# We could also interpret the result obtained from the

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Unformatted text preview: and 13, one can arrive at the expression (R − r)αθ = − g sin θ ￿ R ￿2 . I 1 + m r2 93 R−r (20) If you compare Equation 14 with equation 20, you will see that the only difference is the factor of (R/(R − r))2 multiplying the geometric factor in the denominator of Equation 20. This is the factor that appears when the curvature of the dish is taken into account. This factor effectively increases the inﬂuence that rolling motion of the ball has on ω . We could also interpret the result obtained from the “planar approximation” in Equation 13 as the limiting case where the radius of the ball is much less than the radius of curvature for the dish, i.e. r ￿ R. In the limit that the dish’s radius is very large, then locally the dish’s surface looks very much like a plane to the ball, and the planar approximation is recovered. Problem 10.7 Once again, we notice that part of our equation for the angular frequency of oscillation depends on the restoring force, and part depends on the ball’s inertia. Which parts of Equation 15 correspond to the restoring force, and which to the ball’s inertia? Problem 10.8 Does ω depend on the ball’s mass? Why or why not? Does it depend on the ball’s radius? Why or why not? If so in either case, what happens to ω when you increase the quantity in question (the mass or radius)? Problem 10.9 If the ball slid within the bowl instead of rolling, how would this change Equation 15? Compare your new Equation 15 to Equation 8 for a simple pendulum. Problem 10.10 As fI increases from zero to one, should ω go up or down? Why? A photograph of the experimental setup for the ball-dish experiment is shown in Figure 8. LoggerPro will record the times at which the ball passes through the photogate and use them to calculate the period of its oscillation. Experiments Experiment 1: Mass on a Spring In our ﬁrst experiment today, we will use the angular frequency of oscillation for a mass on three different springs to determine...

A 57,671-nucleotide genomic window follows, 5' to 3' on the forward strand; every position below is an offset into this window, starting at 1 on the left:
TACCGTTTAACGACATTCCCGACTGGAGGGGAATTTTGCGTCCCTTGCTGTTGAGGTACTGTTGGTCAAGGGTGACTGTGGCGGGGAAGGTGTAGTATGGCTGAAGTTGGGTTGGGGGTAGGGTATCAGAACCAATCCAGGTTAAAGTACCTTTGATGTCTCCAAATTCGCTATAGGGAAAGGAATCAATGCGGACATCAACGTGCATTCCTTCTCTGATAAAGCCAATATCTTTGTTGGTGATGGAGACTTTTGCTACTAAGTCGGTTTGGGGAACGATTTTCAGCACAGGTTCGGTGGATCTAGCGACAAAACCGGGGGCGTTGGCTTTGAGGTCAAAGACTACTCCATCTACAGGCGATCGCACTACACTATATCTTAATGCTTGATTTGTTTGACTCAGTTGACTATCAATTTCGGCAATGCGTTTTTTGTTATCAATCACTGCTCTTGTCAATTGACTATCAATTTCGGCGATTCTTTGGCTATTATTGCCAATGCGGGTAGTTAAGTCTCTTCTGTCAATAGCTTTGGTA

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## This note was uploaded on 09/13/2011 for the course ECONOMICS 101 taught by Professor Gerson during the Spring '11 term at University of Michigan.

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